- Work the signing into everyday life. Don’t just sign at home–sign when you are out and about and encourage anyone who is with your child consistently to use the signs too.
6. Use your chosen signs until your baby begins to sign back to you.
- When your baby connects or understands a sign, then you may choose another sign and start the process over. Do not drop the signs your baby has learned. The more signs your baby learns, the easier it will be for him to pick up new ones. As soon as your baby links the sign to the word, the flood gates tend to open! Suddenly your child will begin to pick up on new signs readily. This is how verbal expressive language develops too!
7. Expect your child to recognize a sign before he can actually sign it back to you.
- This is just like the spoken word. A child will understand a sign or a word before he or she is able to sign the word or speak it. Don’t give up, keep signing. You will start to see your child get excited when you sign “milk”, “eat”, or “book” as your child understands what the sign means.
8. Expect that your child may start out using the same sign for several things.
- This is like verbal expression when a child uses the word Ma Ma for every female adult. Do not become frustrated. Continue to be consistent in the signing and your child will “get it”.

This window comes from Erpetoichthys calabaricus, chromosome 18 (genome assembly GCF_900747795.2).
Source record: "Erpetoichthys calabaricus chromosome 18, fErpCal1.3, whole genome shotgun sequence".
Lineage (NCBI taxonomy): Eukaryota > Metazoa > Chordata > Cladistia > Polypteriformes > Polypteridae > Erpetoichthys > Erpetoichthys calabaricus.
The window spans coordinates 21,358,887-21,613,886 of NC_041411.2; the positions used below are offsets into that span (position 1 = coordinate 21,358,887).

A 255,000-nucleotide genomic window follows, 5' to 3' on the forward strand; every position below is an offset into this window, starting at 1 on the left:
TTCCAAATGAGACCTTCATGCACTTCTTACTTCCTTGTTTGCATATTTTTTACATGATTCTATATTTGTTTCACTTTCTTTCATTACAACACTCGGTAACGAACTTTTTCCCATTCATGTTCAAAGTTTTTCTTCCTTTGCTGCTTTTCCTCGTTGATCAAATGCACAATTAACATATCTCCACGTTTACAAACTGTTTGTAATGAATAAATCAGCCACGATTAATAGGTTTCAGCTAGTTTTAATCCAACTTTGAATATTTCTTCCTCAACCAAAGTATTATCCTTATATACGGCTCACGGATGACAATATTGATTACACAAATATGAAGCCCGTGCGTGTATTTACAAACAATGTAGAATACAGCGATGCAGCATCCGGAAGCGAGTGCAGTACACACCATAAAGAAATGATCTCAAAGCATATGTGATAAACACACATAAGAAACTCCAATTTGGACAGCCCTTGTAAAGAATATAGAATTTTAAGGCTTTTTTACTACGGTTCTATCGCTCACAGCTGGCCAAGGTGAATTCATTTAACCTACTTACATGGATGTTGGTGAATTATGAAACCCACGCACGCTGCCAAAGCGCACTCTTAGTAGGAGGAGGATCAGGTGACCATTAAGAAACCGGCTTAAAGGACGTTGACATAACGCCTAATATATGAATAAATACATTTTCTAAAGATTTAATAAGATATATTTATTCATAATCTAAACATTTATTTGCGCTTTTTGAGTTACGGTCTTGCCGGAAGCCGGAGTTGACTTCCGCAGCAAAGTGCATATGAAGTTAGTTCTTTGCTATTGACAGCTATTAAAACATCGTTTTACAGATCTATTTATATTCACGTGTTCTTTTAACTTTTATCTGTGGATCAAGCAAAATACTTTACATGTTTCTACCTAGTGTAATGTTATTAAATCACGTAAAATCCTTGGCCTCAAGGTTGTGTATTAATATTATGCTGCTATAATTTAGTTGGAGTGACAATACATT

9. Expect a signing increase when a child realizes that a sign will get him something!
- Your child will start to soak up signs like a sponge–just as he will when he becomes verbal. It is so exciting to see your child get excited about communicating.
10. Be happy, sign with enthusiasm.
- An excited parent who signs will make a child want to sign.
- Read books and sign as you read. Show your child the sign for animals, cars, trucks, whatever you are reading about! Pick out signs that your child is interested in!
- Be expressive. Use your face, body and hands when you sign. Make it fun and interesting. Make good eye contact with your child when you sign.